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There has been intense media speculation on the fate of New South Wales infrastructure plans following the “discovery” of a supposed $20 billion dollar “black hole” in the NSW budget, announced by departing treasurer Michael Costa on September 5.
Looking back on the political movements of the ’60s and ’70s is now a fairly well trodden path in the form of fiction, history and memoirs alike.
The campaign against the jailing of tramways union leader Clarrie O’Shea, in Melbourne in May 1969, for refusing to pay fines imposed under the infamous anti-union penal powers of the time is rich with lessons for today’s campaign against the Australian Building and Construction Commission’s (ABCC) witch hunt of construction unionists.
Britain’s most senior military commander in Afghanistan, Brigadier Mark Carleton-Smith, told the British media about the US/NATO occupation of Afghanistan that “We are not going to win this war”.
Noel Washington, vice-president of the Construction, Forestry, Mining and Energy Union (CFMEU) Victorian branch, has been charged by the Australian Building and Construction Commissioner with new offences under the Building and Construction Industry Improvement Act.
The following article is based on a speech Resistance member Kimberly Yu gave to an October 4 rally in Melbourne.
On October 8, around 500 workplace delegates and occupational health and safety representatives attended a meeting called by the Victorian Trades Hall Council (VTHC).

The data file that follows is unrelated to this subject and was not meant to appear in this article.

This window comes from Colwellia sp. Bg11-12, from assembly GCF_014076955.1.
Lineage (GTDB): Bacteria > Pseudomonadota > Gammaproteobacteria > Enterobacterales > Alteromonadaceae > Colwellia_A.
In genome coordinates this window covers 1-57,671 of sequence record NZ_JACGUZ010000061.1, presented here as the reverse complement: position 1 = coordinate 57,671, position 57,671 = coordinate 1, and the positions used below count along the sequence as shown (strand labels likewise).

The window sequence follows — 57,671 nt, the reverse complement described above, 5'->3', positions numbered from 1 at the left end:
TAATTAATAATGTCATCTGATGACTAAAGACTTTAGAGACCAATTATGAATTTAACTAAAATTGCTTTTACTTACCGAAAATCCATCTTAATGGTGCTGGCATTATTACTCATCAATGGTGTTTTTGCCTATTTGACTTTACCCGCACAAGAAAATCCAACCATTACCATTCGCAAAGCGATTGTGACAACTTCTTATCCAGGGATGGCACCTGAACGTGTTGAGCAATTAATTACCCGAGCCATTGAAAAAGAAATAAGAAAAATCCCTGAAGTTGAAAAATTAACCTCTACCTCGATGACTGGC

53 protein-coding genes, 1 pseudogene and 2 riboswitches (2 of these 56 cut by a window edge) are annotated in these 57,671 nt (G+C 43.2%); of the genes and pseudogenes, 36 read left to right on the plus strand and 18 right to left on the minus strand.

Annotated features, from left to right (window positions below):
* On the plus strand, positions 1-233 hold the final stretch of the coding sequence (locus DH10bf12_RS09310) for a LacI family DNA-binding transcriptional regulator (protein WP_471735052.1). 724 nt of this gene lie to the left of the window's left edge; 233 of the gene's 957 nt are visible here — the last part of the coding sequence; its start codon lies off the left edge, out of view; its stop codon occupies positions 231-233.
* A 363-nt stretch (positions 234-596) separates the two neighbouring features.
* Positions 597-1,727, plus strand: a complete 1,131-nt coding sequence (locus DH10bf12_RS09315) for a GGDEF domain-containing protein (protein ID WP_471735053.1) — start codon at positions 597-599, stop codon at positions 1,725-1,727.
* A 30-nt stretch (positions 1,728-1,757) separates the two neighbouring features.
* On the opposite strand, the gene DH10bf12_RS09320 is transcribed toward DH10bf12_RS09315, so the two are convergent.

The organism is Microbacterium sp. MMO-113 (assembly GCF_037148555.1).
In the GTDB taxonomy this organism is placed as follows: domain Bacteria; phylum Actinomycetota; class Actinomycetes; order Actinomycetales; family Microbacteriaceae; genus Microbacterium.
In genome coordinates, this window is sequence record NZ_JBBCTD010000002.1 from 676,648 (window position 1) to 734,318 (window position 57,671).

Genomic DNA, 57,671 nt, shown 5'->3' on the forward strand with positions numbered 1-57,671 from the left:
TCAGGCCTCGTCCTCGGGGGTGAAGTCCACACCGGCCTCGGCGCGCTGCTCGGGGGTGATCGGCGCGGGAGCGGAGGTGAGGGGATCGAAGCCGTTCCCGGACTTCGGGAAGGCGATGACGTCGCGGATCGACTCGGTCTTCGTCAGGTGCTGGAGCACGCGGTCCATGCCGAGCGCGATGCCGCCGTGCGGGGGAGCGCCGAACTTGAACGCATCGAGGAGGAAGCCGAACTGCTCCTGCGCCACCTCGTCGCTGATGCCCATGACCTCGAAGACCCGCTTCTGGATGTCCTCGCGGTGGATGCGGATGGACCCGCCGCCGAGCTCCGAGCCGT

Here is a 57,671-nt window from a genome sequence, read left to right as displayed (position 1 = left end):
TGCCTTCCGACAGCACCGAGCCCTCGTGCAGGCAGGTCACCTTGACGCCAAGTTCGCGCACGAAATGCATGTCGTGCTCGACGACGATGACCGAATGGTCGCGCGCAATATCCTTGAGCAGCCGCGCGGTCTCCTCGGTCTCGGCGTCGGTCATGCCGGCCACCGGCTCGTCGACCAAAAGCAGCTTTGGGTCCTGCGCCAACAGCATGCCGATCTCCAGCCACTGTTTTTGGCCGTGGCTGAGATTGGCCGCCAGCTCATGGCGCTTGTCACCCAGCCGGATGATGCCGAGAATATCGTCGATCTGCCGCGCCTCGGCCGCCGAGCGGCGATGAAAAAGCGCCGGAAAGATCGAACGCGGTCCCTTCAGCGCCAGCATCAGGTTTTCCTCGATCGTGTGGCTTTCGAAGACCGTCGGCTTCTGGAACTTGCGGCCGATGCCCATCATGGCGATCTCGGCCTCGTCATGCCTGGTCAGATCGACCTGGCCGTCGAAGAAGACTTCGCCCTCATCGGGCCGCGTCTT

On September 15, Resistance kicked off our competition to determine who is Australia’s worst environment minister. Resistance members in Melbourne headed down to 50 Lonsdale Street to present Gavin Jennings, Victoria’s environment minister, with the illustrious award of Australia’s Worst Environment Minister.
On October 7 a group of students from Chisholm, Bendigo, Kangan Batman and Victoria University TAFE campuses demonstrated their opposition to proposed TAFE reforms at Parliament House. Their cries were for education for everyone, not just the rich.
Trade-offs agreed to by the NSW Public Service Association (PSA) are now coming to light, weeks after the union signed off on a 12% pay rise — 4% a year for three years — on September 17.
Carrying the views of thousands of people who oppose the construction of a dam on Queensland’s Mary River, Steve Posselt will kayak from Brisbane to the Sydney office of federal environment minister Peter Garrett to deliver their petitions.
Public sector workers across Queensland demonstrated in large numbers on September 30. Public servants are seeking a minimum 5.1% annual pay rise, simply to keep pace with inflation.
“It is important that this book is being released at this time. It allows us to better understand the reality of the Venezuelan revolution”, Nelson Davila, Venezuelan Charge d’affaires, told a meeting in Wollongong on October 4. Davila was launching Voices from Venezuela: Behind the Bolivarian Revolution, a new book by Green Left Weekly correspondents Jim McIlroy and Coral Wynter.
An official visit to Australia by Vietnam’s Prime Minister Nguyen Tan Dung, beginning October 13, is aimed at boosting economic and trade relations between the two countries. Australian companies have direct investment projects worth more than US$1 billion in the country Australia once invaded alongside US forces.
On October 10, 200 people attended “This is an emergency: an introduction to the real science of global warming”. The public forum was also the official launch of a new environmental organisation in Adelaide, the Climate Emergency Action Network (CLEAN).
Ron Guy and Garry Holliday, trade union activists with the Australian Workers’ Union (AWU), and Margarita Windisch, a member of the Media Entertainment and Arts Alliance (MEAA) and Socialist Alliance candidate for the Maribyrnong council elections, will be part of a delegation attending the 6th congress of the Western Saharan trade union UGTSARIO.

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